Parenting Tips: How to Help Your Children Become Better in School

Parenting Tips: How to Help Your Children Become Better in School

School can be exhausting for kids, especially with all the projects and academic activities they perform day in and day out. Sometimes, they can become too stressed, and may lose their interest in school altogether. In some instances, they may even suffer from low grades and may struggle with keeping up with their peers.

As parents, it is our responsibility to keep our kids motivated in their academics and in life in general. But how can we provide them guidance if they are already in high school or college? Below are some useful tips.

Be Visible to Your Child

Your presence in your child’s academic life can have an impact on how committed he or she will be in school. Even if you are busy with work yourself, you must take time to listen to your child’s academic needs. Make it a habit to ask her about the school, help her with homework, help her prepare for exams, and so on. Learning does not just involve getting good grades in school; it also entails having a good relationship within the family circle. This said, having a better relationship with parents can help them do better in their academic subjects.

Give Your Child a Break

The competitive nature of academics can lead to burnout in children. This is especially true for high school and college students who are trying to juggle several academic subjects all at once. If burnout is the reason behind your child’s loss of interest in school, it is probably time to give your child a break from all school-related activities. If you can afford it, enroll your child in gap year programs or courses. Such programs can help children recover from burnout while exploring their passions.

A gap year is essentially a break from school life. It can go for as long as one year or just a few months and may involve activities such as traveling, doing internship work, volunteering, or doing paid jobs. Taking a gap year provides the students the opportunity to recharge and rest their tired minds. It can also help them increase their self-awareness and improve self-confidence. Additionally, it helps them gain a renewed enthusiasm for education.

Talk with Your Child’s Teacher

Keeping your communication line open for your child’s teachers can help you monitor your child’s performance in academics. Make it clear to teachers that you are just a call away if certain problems develop in your child’s attitudes in school. Ask the teachers to provide you with constant updates on your child’s performance as well. This can help you gauge whether your child may need help academically.

Additionally, take time to know your child’s classmates and friends. These are people who play a vital role in your child’s social and mental growth and may contribute to her overall performance and attitude towards school.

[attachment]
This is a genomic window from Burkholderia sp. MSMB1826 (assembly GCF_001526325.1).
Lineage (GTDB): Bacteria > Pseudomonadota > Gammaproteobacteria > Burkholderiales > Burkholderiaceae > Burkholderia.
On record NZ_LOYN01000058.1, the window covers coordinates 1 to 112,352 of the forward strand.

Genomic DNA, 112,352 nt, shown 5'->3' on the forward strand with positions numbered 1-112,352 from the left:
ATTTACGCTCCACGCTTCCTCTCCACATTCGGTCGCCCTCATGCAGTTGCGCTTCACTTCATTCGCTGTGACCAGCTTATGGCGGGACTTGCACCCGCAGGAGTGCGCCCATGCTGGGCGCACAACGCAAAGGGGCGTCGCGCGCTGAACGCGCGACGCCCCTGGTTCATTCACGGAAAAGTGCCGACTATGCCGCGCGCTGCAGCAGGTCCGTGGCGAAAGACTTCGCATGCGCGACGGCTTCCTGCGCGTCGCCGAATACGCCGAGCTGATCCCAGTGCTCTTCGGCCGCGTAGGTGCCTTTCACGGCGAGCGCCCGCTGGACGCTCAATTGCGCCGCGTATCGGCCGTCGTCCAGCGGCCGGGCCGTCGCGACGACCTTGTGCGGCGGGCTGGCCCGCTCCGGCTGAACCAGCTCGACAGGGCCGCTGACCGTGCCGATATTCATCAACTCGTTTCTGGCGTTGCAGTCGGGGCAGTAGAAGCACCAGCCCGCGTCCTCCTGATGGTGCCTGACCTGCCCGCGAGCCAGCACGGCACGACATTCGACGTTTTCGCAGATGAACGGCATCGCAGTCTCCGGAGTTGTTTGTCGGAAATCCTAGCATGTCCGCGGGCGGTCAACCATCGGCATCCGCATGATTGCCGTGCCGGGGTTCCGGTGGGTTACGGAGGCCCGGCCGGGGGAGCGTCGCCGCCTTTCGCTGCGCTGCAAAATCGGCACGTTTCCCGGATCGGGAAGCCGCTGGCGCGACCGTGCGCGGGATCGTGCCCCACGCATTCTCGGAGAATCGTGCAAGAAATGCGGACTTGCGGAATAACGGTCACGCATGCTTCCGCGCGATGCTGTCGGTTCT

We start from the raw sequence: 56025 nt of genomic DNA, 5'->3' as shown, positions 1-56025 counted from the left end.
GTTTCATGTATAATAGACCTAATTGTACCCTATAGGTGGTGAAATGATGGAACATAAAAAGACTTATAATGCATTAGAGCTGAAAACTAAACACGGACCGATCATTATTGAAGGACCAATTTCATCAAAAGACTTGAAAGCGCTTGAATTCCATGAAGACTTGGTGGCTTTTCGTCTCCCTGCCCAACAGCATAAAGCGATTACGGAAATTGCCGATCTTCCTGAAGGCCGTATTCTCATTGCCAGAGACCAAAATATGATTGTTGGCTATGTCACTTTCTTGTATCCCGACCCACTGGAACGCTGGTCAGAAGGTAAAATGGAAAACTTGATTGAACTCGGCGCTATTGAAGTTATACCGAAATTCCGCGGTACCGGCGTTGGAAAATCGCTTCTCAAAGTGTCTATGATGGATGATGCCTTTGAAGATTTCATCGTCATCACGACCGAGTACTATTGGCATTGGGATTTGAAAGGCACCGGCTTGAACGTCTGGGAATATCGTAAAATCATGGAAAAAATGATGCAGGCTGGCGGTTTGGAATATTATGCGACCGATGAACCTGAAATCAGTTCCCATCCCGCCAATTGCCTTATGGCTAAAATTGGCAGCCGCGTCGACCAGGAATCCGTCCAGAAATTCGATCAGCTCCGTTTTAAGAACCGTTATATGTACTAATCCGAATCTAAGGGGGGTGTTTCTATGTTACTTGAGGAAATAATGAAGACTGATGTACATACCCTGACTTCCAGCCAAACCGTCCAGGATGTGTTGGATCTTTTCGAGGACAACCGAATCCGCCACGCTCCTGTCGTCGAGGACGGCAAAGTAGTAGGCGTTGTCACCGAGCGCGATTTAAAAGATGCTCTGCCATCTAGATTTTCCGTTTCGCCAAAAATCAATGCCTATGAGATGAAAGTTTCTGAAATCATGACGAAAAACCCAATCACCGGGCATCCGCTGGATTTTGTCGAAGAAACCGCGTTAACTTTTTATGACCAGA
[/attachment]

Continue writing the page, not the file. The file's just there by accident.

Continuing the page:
Get Your Child Involved in Extra-Curricular Activities

students at the cafeteria

Know your child’s passions and see if the school offers tutorials or programs that may be of interest to your child. Does the school offer sports programs? Is your kid into music or theater? Extra-curricular activities, particularly those that focus on your child’s passions can help provide motivation for children. According to studies, children who engage in extra-curricular activities have higher self-confidence and do better in school.

They also tend to achieve more as compared to those who do not engage in extra-curricular activities at all. Extra-curricular activities are also found to increase the teamwork and leadership abilities of students. In addition, they keep students away from vices, such as alcohol and drugs.

Provide Emotional Support

Many students can suffer from school-related stress, leading them to drop out or get poor grades. The emotional turmoil that students get from school can get out of hand if no moral support is given to them. As a parent, let your child know that you will always be available if he or she is psychologically tired due to school projects and academic requirements. Talking with your child after school and asking how his or her day went can help. Telling your child about your own school experiences when you were younger may also help.

Never compare your children with their classmates or friends. This can lead them to think that you are never happy with how they are doing. Be happy with their little achievements and continue to support them even if they turn out to have poor grades. Let them know that hardships in school are temporary and that they mean more to you than their grades. Take time to listen to your children’s needs as well. Children who feel loved and appreciated are more inclined to do better in school and in other aspects of their lives.